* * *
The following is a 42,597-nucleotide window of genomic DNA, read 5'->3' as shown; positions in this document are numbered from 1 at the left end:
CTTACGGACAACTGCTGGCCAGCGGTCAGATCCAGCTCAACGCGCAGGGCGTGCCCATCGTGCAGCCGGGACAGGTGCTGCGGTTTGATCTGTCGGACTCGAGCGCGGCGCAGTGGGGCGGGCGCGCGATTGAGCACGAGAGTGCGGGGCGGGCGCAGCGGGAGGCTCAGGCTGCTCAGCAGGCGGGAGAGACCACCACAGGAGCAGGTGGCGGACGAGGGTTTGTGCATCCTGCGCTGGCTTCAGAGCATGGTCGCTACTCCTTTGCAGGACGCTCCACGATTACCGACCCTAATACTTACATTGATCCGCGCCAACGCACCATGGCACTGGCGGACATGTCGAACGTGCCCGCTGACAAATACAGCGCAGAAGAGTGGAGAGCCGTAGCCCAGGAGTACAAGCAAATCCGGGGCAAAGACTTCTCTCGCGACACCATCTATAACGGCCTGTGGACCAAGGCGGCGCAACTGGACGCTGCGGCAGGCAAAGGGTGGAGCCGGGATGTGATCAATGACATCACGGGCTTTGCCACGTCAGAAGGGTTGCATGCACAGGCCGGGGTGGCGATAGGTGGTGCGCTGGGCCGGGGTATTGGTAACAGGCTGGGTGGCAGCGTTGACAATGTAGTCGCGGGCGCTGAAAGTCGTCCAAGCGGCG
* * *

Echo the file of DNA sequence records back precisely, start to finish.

The following is a 42,597-nucleotide window of genomic DNA, read 5'->3' as shown; positions in this document are numbered from 1 at the left end:
CTTACGGACAACTGCTGGCCAGCGGTCAGATCCAGCTCAACGCGCAGGGCGTGCCCATCGTGCAGCCGGGACAGGTGCTGCGGTTTGATCTGTCGGACTCGAGCGCGGCGCAGTGGGGCGGGCGCGCGATTGAGCACGAGAGTGCGGGGCGGGCGCAGCGGGAGGCTCAGGCTGCTCAGCAGGCGGGAGAGACCACCACAGGAGCAGGTGGCGGACGAGGGTTTGTGCATCCTGCGCTGGCTTCAGAGCATGGTCGCTACTCCTTTGCAGGACGCTCCACGATTACCGACCCTAATACTTACATTGATCCGCGCCAACGCACCATGGCACTGGCGGACATGTCGAACGTGCCCGCTGACAAATACAGCGCAGAAGAGTGGAGAGCCGTAGCCCAGGAGTACAAGCAAATCCGGGGCAAAGACTTCTCTCGCGACACCATCTATAACGGCCTGTGGACCAAGGCGGCGCAACTGGACGCTGCGGCAGGCAAAGGGTGGAGCCGGGATGTGATCAATGACATCACGGGCTTTGCCACGTCAGAAGGGTTGCATGCACAGGCCGGGGTGGCGATAGGTGGTGCGCTGGGCCGGGGTATTGGTAACAGGCTGGGTGGCAGCGTTGACAATGTAGTCGCGGGCGCTGAAAGTCGTCCAAGCGGCG